Calculated energetics for the reaction of S8 with SH- to produce polysulfides, with gas-phase energies and vibrational corrections evaluated at the polarized SBK MP2 level, and with COSMO solvation
1/4 S8+SH- → S3H-
3/8 S8 + SH- → S4H-
1/2 S8+SH- → S5H-
5/8 S8+SH- → S6H-
ana = not available.
We have also evaluated the energy for a related reaction of gas-phase molecules, which eliminates the problem of defining the reactants and also eliminates the need to calculate a hydration energy contribution to the reaction energy. This reaction is
3/8 S8(g) + H2S(g) → S4H2(g)
and all the necessary heat of formation data is available in the tabulations of Wagman et al.  This is clearly the neutral gas-phase analog of the second equation in Table 6. The experimental value of ΔH is 6.3 kcal mol-1, while the value calculated at the polarized SBK MP2 level for ΔH is 5.8 kcal mol-1, the same excellent level of agreement as for the solution reactions in Table 6. For this gas-phase reaction the calculated ΔG value is 7.6 kcal mol-1 (more positive than the ΔH since the – TΔS term is positive because of the reduction in number of moles of gas). This indicates that the energetics for reaction of S8 to form polysulfide-like species are not greatly changed in going from neutral molecules in the gas-phase to ions in solution, with ΔG values around +8 in the gas-phase for the formation of the n = 4 sulfane and +4 in solution for formation of the n = 4 polysulfide. The good agreement of calculation and experimental for this sulfane reaction indicates that the equilibrium properties of H2S, sulfane systems could also be determined using such methods.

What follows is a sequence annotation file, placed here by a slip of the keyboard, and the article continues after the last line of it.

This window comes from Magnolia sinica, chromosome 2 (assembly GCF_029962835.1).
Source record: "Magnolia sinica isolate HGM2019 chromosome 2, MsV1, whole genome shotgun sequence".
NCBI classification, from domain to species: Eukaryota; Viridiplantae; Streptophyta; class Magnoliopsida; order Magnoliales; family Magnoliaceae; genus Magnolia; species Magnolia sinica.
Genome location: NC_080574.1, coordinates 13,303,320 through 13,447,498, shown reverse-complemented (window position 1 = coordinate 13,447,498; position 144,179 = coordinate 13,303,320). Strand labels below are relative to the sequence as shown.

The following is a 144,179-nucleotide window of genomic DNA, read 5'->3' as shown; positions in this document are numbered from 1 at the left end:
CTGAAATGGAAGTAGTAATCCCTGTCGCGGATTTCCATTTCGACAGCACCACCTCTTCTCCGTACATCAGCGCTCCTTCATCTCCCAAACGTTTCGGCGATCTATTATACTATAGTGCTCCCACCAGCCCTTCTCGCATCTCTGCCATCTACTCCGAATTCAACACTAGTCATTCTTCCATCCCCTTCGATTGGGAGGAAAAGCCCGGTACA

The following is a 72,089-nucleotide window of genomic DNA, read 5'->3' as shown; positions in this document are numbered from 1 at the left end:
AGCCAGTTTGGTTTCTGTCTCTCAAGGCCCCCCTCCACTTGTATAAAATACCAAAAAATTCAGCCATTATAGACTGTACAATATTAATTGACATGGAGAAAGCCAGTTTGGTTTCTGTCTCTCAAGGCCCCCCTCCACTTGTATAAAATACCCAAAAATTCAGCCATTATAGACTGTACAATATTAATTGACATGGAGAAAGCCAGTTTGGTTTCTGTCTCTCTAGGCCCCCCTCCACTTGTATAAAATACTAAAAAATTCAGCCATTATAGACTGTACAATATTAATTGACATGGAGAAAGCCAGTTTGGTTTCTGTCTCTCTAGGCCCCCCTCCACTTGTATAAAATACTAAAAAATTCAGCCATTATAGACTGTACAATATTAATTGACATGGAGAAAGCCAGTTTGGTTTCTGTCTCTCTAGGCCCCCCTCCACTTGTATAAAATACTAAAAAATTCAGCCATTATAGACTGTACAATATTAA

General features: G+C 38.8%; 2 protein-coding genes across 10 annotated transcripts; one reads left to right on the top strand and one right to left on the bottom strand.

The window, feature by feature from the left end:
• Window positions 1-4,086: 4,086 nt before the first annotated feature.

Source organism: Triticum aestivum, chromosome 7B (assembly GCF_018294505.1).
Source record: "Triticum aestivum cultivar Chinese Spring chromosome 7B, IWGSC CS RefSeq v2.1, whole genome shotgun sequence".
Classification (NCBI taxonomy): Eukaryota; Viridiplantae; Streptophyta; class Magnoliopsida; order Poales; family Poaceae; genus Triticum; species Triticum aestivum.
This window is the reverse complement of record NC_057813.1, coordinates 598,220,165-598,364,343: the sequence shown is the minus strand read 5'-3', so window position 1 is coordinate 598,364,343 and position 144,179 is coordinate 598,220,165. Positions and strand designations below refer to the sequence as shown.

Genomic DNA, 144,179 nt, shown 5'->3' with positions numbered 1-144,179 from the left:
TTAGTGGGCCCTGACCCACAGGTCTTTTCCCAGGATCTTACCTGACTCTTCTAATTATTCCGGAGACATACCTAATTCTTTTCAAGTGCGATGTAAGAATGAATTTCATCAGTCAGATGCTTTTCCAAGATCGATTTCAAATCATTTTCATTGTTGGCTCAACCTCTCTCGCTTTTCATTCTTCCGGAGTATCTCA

A method has been developed to calculate visible-UV absorption energies for anionic species in aqueous solution which gives both absolute energies and energy trends which are consistent with experiment. The method involves standard CIS calculations with standard large, polarized basis sets on microhydrated species within a polarizable continuum. It is anticipated that the new, more complete polarizable continuum approaches to spectral properties may yield even better results. The basic trends in absorption energy for the different types of species expected in metalloid sulfidic solutions, such as bisulfide, polysulfide and metalloid sulfides, are described correctly. The calculations also predict observable changes in spectral energy for the metalloid sulfides as a function of oxidation state, protonation state and degree of oligomerization, which will provide an additional spectral tool for determining speciation.
This work was supported by NSF Grant EAR-0001031 and DOE Grant DE-FG02-94ER14467. The COSMO hydration energy calculations and the TD B3LYP calculations were performed using GAUSSIAN98 on the Carnegie Alpha Cluster, which is supported in part by NSF MRI Grant AST-9976645
Department of Chemistry and Biochemistry, University of Maryland
Zakaznova-Iakovleva VP, Seward TM, Suleimenov OM: Spectrophotometric determinatin of the first ionisation constant of H3AsO3 from 25 to 300°C. Steam Water and Hydrothermal Systems. Edited by: P. R. Tremaine, P. G. Gill, D. E. Irish and P. V. Balakrishnan. 2002, NRC Research Press, Ottawa, 694-698.